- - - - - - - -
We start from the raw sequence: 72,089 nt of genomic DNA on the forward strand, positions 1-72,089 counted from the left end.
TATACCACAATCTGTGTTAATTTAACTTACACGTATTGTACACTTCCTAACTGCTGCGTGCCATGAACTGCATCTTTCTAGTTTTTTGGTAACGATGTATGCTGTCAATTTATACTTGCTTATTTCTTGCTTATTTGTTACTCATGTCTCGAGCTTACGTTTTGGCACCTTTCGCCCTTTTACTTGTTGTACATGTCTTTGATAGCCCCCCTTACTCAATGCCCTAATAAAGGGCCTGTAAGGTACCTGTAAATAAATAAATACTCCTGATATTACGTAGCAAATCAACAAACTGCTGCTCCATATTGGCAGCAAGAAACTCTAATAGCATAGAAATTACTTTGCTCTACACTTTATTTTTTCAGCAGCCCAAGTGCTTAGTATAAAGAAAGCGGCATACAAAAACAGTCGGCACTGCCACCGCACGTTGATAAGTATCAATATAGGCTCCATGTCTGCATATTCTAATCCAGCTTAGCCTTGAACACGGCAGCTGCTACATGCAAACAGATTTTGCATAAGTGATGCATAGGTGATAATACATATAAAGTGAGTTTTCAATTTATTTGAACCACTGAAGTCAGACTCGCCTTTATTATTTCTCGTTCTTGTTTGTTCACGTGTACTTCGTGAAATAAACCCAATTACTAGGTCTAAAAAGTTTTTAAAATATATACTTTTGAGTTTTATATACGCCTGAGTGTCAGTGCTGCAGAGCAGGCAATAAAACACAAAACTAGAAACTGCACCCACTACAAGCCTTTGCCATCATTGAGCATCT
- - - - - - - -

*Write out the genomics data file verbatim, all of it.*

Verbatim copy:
We start from the raw sequence: 72,089 nt of genomic DNA on the forward strand, positions 1-72,089 counted from the left end.
TATACCACAATCTGTGTTAATTTAACTTACACGTATTGTACACTTCCTAACTGCTGCGTGCCATGAACTGCATCTTTCTAGTTTTTTGGTAACGATGTATGCTGTCAATTTATACTTGCTTATTTCTTGCTTATTTGTTACTCATGTCTCGAGCTTACGTTTTGGCACCTTTCGCCCTTTTACTTGTTGTACATGTCTTTGATAGCCCCCCTTACTCAATGCCCTAATAAAGGGCCTGTAAGGTACCTGTAAATAAATAAATACTCCTGATATTACGTAGCAAATCAACAAACTGCTGCTCCATATTGGCAGCAAGAAACTCTAATAGCATAGAAATTACTTTGCTCTACACTTTATTTTTTCAGCAGCCCAAGTGCTTAGTATAAAGAAAGCGGCATACAAAAACAGTCGGCACTGCCACCGCACGTTGATAAGTATCAATATAGGCTCCATGTCTGCATATTCTAATCCAGCTTAGCCTTGAACACGGCAGCTGCTACATGCAAACAGATTTTGCATAAGTGATGCATAGGTGATAATACATATAAAGTGAGTTTTCAATTTATTTGAACCACTGAAGTCAGACTCGCCTTTATTATTTCTCGTTCTTGTTTGTTCACGTGTACTTCGTGAAATAAACCCAATTACTAGGTCTAAAAAGTTTTTAAAATATATACTTTTGAGTTTTATATACGCCTGAGTGTCAGTGCTGCAGAGCAGGCAATAAAACACAAAACTAGAAACTGCACCCACTACAAGCCTTTGCCATCATTGAGCATCT